May/June 2012 Featured Stories
by Eric Maisel
If we move from the “depression is a mental disorder” model to the idea
that we must deal more effectively with the realities of sadness,
we’ll take a giant step toward lives lived with renewed purpose.
Why is it that so many lottery winners, after a brief period of euphoria, become unhappier than they were before winning the lottery?
This happens because there is no lottery to win with regard to life. If you were an alcoholic before you won the lottery, you are still an alcoholic — albeit with a better-stocked liquor cabinet. If you were a cranky, critical, angry young man with a hefty sense of grandiosity and no willingness to do any real work, you are still that narcissist — probably even more so. Where is the change or improvement in any of that?
This is what many lottery winners experience. If you weren’t living an authentic life before you won the lottery, an influx of money will provide you with the perfect opportunity to live just as inauthentically.
If you haven’t created yourself in your own best image, if you haven’t demanded of yourself that you strive to understand what matters to you, if you haven’t aligned your thoughts and behaviors with your intentions, an influx of money is just an opportunity to further refrain from stepping up to the plate.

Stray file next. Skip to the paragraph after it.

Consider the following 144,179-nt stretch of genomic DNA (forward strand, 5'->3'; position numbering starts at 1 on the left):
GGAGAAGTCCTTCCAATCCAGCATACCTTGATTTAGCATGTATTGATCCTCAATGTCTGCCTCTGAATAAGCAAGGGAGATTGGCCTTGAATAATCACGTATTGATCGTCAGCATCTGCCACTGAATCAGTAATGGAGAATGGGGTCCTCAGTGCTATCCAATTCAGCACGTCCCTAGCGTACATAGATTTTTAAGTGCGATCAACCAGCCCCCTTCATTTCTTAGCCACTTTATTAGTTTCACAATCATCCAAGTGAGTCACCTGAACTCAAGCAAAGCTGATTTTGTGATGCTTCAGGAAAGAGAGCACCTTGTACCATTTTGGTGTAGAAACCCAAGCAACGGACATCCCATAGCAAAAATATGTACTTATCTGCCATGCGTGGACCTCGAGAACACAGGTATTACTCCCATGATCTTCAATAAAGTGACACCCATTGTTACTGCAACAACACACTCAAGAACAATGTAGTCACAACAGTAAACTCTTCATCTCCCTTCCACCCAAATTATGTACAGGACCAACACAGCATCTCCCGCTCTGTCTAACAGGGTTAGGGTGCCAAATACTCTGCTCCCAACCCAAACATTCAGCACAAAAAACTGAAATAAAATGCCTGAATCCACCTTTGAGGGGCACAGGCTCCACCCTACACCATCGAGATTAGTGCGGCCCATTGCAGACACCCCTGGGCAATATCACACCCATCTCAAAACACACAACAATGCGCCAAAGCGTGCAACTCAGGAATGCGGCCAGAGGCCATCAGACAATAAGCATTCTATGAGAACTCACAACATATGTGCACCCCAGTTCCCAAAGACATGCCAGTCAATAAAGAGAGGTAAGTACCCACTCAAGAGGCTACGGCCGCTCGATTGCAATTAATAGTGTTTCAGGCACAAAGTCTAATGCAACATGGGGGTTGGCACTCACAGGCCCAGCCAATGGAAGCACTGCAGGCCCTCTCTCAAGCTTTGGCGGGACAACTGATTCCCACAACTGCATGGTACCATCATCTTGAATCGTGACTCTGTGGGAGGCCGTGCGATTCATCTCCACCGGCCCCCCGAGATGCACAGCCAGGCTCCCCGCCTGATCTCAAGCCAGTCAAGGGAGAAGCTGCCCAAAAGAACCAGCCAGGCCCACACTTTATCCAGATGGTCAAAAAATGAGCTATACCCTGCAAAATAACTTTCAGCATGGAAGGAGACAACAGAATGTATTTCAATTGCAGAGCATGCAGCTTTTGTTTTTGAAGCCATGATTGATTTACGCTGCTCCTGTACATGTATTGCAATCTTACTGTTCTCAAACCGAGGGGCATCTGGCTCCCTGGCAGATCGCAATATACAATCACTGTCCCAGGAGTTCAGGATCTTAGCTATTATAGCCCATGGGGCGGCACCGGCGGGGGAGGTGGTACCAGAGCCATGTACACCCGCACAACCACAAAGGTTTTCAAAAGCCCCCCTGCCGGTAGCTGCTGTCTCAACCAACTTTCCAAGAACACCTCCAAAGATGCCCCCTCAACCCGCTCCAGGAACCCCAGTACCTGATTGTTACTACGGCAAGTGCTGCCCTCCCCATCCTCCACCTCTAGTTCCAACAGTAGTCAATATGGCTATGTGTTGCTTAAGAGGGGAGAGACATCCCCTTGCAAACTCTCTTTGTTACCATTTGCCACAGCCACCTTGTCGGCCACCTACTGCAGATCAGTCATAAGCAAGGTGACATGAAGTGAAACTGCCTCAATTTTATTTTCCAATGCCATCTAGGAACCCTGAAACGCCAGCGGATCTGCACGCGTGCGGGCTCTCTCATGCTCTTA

So is a regimen of antidepressants. Even if you believe that there is a “mental disorder” called “depression” and that certain treatments work to minimize it or “cure” it, you must agree that you will not have cured life once you have cured your depression.
You might cure your depression and still not be able to conjure up a single reason to go to the office, your paycheck excepted, or a way to reconcile your mate’s protestations of loyalty with his affairs. Don’t your human challenges remain, even if you have cured your depression? And mustn’t you dream up solutions for them?